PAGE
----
“The drama role models actions communities can take to adapt to the rising sea levels, stronger storms and loss of biodiversity associated with climate change, to secure a sustainable future for the islands they call home.”

    (That’s a pretty tricky sentence to read, until you realise they are using ‘role model’ as a verb!) What does the science say are the current problems in the Caribbean with respect to “rising sea levels, stronger storms and loss of biodiversity”? Are these actual problems, or anecdotal ones?

    And I don’t think you’d need Spanish. Looks like it’s broadcasting to the English speaking Caribbean. “Including Tobago, Callaloo will also broadcast in Anguilla, Antigua and Barbuda, Bahamas, British Virgin Islands, Dominica, Grenada, Montserrat, St. Kitts and Nevis, Saint Lucia, and St. Vincent and the Grenadines.”

    • have you ever watched a telenovella? http://en.wikipedia.org/wiki/Telenovela

      the Carribbean has substantial problems with deforestation, hurricanes, and vulnerability to drought.

      • Judith:
        “have you ever watched a telenovella? ”

        Thankfully, no. They sound awful.

        “My Island – My Community is rooted in the principles of Entertainment-Education, which incorporates vital information into entertaining media programs to simultaneously educate and amuse audiences.”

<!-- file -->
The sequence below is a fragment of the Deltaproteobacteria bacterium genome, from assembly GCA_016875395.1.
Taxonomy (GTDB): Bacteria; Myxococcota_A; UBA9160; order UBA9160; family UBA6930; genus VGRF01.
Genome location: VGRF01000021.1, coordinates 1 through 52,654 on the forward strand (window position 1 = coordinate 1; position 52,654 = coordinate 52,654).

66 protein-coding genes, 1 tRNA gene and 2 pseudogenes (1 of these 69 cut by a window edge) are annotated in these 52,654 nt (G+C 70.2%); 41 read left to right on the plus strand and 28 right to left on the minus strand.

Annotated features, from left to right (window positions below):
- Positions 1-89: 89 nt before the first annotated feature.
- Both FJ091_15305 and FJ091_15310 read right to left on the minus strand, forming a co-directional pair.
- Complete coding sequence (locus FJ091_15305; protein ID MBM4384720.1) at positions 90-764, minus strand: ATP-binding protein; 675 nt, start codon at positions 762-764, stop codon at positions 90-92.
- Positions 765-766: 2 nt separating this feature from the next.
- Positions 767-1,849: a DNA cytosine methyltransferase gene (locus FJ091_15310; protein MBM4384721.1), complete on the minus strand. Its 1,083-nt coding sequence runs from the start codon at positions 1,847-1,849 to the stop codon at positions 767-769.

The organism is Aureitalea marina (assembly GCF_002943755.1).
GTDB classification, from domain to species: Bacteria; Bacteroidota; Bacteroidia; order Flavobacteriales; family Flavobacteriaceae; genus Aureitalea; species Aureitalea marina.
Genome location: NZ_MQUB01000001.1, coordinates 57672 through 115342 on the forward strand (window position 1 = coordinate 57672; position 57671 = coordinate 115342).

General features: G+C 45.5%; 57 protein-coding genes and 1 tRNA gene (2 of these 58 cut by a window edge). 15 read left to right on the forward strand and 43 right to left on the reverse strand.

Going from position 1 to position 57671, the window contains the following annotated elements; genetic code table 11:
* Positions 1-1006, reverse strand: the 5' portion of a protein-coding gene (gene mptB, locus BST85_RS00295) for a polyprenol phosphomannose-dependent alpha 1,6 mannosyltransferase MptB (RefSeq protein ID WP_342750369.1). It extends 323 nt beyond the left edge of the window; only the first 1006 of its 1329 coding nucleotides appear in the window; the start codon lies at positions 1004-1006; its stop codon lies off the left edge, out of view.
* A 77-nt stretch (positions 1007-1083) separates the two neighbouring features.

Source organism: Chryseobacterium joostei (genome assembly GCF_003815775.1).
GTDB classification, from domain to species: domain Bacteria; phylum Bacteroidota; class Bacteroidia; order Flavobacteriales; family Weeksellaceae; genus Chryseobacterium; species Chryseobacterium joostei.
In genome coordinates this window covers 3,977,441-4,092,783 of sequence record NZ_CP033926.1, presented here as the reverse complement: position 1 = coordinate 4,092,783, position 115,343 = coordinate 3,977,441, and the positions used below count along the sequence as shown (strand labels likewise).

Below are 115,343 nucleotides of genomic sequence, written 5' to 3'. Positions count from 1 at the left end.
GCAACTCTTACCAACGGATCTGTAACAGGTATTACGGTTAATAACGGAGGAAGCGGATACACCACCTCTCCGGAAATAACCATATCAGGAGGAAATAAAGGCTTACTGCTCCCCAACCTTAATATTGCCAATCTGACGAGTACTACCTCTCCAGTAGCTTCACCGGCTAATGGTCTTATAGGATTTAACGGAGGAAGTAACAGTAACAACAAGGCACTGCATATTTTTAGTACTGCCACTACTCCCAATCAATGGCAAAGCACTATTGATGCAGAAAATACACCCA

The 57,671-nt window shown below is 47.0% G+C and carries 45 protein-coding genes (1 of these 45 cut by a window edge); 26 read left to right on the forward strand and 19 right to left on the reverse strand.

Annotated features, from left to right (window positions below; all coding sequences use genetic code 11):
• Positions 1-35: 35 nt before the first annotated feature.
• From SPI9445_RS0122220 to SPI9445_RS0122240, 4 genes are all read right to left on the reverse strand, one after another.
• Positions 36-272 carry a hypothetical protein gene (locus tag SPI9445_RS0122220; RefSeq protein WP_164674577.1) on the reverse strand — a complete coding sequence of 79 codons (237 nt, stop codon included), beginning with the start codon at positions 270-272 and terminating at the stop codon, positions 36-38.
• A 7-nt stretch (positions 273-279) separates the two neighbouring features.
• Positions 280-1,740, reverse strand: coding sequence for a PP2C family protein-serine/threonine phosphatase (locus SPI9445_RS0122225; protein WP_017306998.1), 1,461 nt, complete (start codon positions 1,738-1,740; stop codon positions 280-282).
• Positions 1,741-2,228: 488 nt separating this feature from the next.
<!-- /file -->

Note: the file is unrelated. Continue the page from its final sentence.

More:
You really don’t think that sounds patronising? Where I come from, trying to educate people is generally done with education. Trying to influence people with sexy plot-lines is pretty appalling if you ask me. The sort of thing that an elite would think was a good idea when talking to the plebs.

        You say:
        “the Carribbean has substantial problems with deforestation, hurricanes, and vulnerability to drought.”

        What about the “rising sea levels, stronger storms and loss of biodiversity associated with climate change”? I know we’re all supposed to be deeply concerned about the awful things that might victimise people, but we surely need to agree on the list of things that we need to be touchingly empathetic about.

      • We watch them frequently. They are more fun than soaps. I love when they dub into different Spanish dialects or from Portugese into Spanish.
        The original version of “Ugly Betty” was “Betty le Fea”, a Colombian novella (no one uses “telenovella”, by the way), that was amazingly popular throughout the Spanish speaking world.
        The great thing is they are not designed to run forever. They are literally novels, with a start, plot complications and a conclusion.